Latest MHS E-Newsletter Now Live

By Jeremy Dibbell

The July/August edition of @MHS, the Society’s e-newsletter, is available here. It includes a note about our upcoming John Quincy Adams Twitter project, information on some of the latest grants received by the Society, a staff spotlight on Hobson Woodward and his new book, and a full calendar of events. If you’d like to receive future editions of the e-newsletter, you can sign up here.

This Week @ MHS

By Jeremy Dibbell

It’s a brown-bag lunch bonanza this week at 1154 Boylston!

On Monday, 27 July, research fellow Sara Lampert (University of Michigan) will discuss her current project, “The Public Woman: Taking to the Stage in Nineteenth-Century America.”

On Wednesday, 29 July, research fellow Jeffrey Kosiorek (Hendrix College) will discuss his current project, “The Power of Our Patriot Fathers: Memory, Commemoration, and the American Revolution in the Nineteenth Century.”

And on Friday, 31 July, our own Hobson Woodward will discuss his newly-released book, A Brave Vessel: The True Tale of the Castaways Who Rescued Jamestown and Inspired Shakespeare’s ‘The Tempest.'” A short interview with Hobson appeared in Sunday’s Boston Globe, and A Brave Vessel has been reviewed in the Washington Post, the Minneapolis Star-Tribune, Kirkus Reviews and Publisher’s Weekly (among other outlets). Copies will be available for purchase and signing.

All three events will be held from 12-1 (in the Dowse Library on Monday and Wednesday, and in the Red Room on Friday).

A Productive Bunch!

By Jeremy Dibbell

Conrad Wright, our Director of Research, recently contacted past MHS research fellows and encouraged them to submit the titles of any books or articles they’d published which were based primarily on their research here at the MHS. The results are pretty impressive, I think. From 1985 through 2008, the Society has sponsored at least 145 research fellowships, and those fellows report some 292 publications (everything from books to journal articles to documentary editions). You can view the full list in PDF form here.

This Week @MHS

By Jeremy Dibbell

We have two exciting brown-bag lunches scheduled this week:

On Wednesday, 22 July, research fellow Katy Meier will discuss her project, “‘Under the Surge of the Blue’: Environmental Effects on Civil War Soldiers’ Mental and Physical Health in Virginia, 1862.” The brown-bag will run from 12-1 in the Dowse Library.

On Friday, 24 July, former MHS staff member and current Historic New England site manager Julie Arrison will discuss her new book, Franklin Park, part of the Images of America series. The brown-bag will run from 12-1 in the Red Room.

Martineau Society Visits MHS

By Jeremy Dibbell

Last Thursday, the MHS hosted sixteen members of the Martineau Society, a group based at Manchester College, Oxford and devoted to the “preservation, study and publication in the public interest of material relating to the Martineau family of Norwich in the 19th century and the principles of freedom of conscience advocated by Harriet Martineau and her brother, Dr. James Martineau.” Librarian Peter Drummey displayed manuscript materials from our collections related to Martineau and her works, while curator of art Anne Bentley showed paintings, medals and other artifacts.

Among the items shown was a Harriet Martineau manuscript, a long letter to an unidentified recipient about a trans-Atlantic voyage, in the form of a journal, 3-25 August 1836. This letter, from the George E. Nitzsche Unitariana Collection, 1778-2007 (collection guide) was printed in edited form as an appendix to Martineau’s Autobiography (1877). The manuscript copy in the Nitzsche collection contains several drawings by Martineau, and also includes the names of those discussed in the letter (which are changed in the printed version).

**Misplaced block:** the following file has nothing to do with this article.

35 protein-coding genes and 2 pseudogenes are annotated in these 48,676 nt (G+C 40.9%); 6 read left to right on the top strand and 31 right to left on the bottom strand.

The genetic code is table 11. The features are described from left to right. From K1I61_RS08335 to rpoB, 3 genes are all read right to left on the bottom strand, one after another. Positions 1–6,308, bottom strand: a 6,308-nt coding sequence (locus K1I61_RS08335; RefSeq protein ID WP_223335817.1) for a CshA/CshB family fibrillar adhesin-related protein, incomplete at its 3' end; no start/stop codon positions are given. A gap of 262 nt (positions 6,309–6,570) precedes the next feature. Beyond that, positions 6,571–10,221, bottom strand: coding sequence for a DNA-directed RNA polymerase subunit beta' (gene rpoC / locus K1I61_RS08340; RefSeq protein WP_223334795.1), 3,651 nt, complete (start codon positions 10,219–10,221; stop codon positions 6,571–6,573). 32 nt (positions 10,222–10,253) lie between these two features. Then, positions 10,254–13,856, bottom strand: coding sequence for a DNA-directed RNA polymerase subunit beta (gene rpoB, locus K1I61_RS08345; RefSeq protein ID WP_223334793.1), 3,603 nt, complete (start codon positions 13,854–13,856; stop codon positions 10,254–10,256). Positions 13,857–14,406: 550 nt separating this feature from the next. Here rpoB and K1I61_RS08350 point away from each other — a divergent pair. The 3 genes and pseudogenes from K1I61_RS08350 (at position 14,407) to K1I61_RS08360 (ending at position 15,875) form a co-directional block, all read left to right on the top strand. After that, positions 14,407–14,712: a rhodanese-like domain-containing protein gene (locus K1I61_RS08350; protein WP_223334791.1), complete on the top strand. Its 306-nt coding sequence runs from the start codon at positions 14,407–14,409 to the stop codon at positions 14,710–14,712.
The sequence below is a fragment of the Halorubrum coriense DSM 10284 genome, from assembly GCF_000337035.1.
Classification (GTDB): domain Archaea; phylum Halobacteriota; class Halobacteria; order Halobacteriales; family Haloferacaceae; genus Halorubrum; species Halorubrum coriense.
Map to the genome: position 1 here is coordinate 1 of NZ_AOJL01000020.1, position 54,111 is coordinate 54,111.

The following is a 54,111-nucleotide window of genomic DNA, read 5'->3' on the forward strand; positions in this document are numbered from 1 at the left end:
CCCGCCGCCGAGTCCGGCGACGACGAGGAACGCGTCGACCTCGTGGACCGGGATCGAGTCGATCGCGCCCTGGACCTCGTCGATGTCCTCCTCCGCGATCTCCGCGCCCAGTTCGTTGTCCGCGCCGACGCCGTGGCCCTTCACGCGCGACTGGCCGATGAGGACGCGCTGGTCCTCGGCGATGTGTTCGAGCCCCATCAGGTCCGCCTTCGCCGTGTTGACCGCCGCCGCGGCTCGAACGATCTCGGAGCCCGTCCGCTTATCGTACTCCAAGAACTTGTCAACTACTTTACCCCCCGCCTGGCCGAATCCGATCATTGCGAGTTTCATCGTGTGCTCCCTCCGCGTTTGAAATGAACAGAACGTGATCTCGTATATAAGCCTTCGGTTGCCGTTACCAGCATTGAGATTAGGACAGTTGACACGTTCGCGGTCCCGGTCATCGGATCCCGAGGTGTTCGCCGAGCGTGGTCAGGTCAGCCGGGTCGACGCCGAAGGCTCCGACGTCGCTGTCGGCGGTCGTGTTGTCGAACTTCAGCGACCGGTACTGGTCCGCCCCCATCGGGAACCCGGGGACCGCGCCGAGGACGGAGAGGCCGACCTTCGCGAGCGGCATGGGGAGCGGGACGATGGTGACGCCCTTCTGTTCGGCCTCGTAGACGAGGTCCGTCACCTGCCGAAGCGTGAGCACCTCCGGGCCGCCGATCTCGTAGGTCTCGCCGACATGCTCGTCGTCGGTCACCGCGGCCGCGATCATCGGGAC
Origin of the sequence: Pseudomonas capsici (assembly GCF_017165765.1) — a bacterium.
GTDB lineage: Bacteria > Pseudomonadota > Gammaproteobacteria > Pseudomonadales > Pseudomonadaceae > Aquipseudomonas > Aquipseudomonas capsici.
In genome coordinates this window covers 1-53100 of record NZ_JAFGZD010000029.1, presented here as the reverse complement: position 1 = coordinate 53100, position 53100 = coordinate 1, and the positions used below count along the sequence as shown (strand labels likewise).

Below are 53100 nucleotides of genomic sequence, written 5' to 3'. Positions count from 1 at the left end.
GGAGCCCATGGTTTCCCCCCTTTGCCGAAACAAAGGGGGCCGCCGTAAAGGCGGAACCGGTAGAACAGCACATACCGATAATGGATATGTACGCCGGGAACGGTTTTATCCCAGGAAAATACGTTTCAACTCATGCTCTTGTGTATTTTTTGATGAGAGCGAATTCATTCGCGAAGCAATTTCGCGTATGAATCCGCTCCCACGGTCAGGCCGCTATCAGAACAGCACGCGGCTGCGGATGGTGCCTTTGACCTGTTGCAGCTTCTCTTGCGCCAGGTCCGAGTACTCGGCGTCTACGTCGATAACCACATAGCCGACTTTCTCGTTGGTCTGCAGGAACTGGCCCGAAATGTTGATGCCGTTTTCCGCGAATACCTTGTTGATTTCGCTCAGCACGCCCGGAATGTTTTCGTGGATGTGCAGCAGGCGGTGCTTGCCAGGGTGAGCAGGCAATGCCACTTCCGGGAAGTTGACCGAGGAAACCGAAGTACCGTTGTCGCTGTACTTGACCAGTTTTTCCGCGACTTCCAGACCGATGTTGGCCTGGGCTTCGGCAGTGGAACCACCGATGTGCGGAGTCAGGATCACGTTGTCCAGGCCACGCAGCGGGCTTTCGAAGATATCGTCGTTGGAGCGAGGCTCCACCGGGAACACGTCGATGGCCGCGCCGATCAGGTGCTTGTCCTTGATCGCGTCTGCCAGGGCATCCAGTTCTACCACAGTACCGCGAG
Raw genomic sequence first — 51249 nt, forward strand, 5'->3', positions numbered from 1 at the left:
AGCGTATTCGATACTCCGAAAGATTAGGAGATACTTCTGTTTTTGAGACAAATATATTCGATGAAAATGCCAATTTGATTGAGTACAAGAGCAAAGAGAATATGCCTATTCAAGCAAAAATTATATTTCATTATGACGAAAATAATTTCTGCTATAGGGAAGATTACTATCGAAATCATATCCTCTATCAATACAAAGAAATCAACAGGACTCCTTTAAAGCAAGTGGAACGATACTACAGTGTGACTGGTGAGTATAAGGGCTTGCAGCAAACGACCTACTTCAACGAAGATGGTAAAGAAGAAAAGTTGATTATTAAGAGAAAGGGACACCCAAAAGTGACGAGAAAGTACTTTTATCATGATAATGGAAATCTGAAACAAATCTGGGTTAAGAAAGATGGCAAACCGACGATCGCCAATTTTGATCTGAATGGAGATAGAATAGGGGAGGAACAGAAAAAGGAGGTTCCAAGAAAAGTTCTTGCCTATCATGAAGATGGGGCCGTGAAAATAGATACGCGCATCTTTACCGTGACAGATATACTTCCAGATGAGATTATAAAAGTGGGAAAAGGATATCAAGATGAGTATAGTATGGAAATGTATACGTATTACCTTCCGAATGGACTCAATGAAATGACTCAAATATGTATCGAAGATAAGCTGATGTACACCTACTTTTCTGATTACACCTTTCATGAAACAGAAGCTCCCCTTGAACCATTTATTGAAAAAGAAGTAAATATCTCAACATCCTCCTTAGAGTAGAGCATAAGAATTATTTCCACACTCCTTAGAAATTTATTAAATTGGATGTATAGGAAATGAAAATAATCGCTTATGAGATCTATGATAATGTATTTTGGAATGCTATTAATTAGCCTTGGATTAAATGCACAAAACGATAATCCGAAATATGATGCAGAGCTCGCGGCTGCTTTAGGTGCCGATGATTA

To Russia With Tweets

By Jeremy Dibbell

Back in late May I wrote a post here titled “Was JQA a Tweeter?,” in which I noted a visitor’s observation of the similarities between John Quincy Adams’ line-a-day diary entries and the micro-blog posts produced on Twitter. Well, that got the wheels spinning here at MHS, and when we realized that JQA begins a long series of line-a-day entries on 5 August 1809 as he departs on his voyage to Russia (where he would serve as the first American ambassador), we decided some opportunities are just too good to pass up.

So, beginning on 5 August 2009, we’ll be posting JQA’s line-a-day diary entries on Twitter, one per day exactly 200 years later. You can check out the project at, and if you use Twitter too we hope you’ll follow along and receive the daily updates. We’ll be posting JQA’s exact words (his entries really do work perfectly as 140-character tweets), and where possible we will augment the posts with maps showing his location (thank him for providing regular latitude and longitude readings), links to longer diary entries, and other information. His short entries are surprisingly rich, full of wonderful details about his reading, meals, weather, and shipboard activities.

This is an exciting opportunity for us to test out some new technological tools (and to create a transcription of the line-a-day diaries, which will be useful for future projects as well). We certainly hope others will find JQA’s journey as fascinating as we do, so please follow him on Twitter, and feel free to send me any feedback you have on the project (


[Note: the image included here, which you’ll also see as the background of JQA’s Twitter page, is his drawing of a ship from the inside back cover of his second diary (1780)]

This Week @MHS

By Jeremy Dibbell

Please join us this Friday, 17 July for the following events:

Brown Bag Lunch (12-1): Using a combination of lecture and discussion, Linda Palmer will introduce the audience to the rise of the Puritans in England and the Puritans’ disagreements with each other after they reach the New World. You will also “meet” Ann Vassall, wife of William Vassall, an influential, yet unpopular figure among the Bay leaders. She will talk to her audience as though it were 1637 and they had just arrived in the Massachusetts Bay Colony.

Teacher Fellow Reception (1-2): Stick around after the lunch discussion to welcome the 2009 Teacher Fellows and hear about their projects.

JQA Turns 42

By Jeremy Dibbell

On 11 July 1809, two hundred years ago today, John Quincy Adams wrote the following diary entry: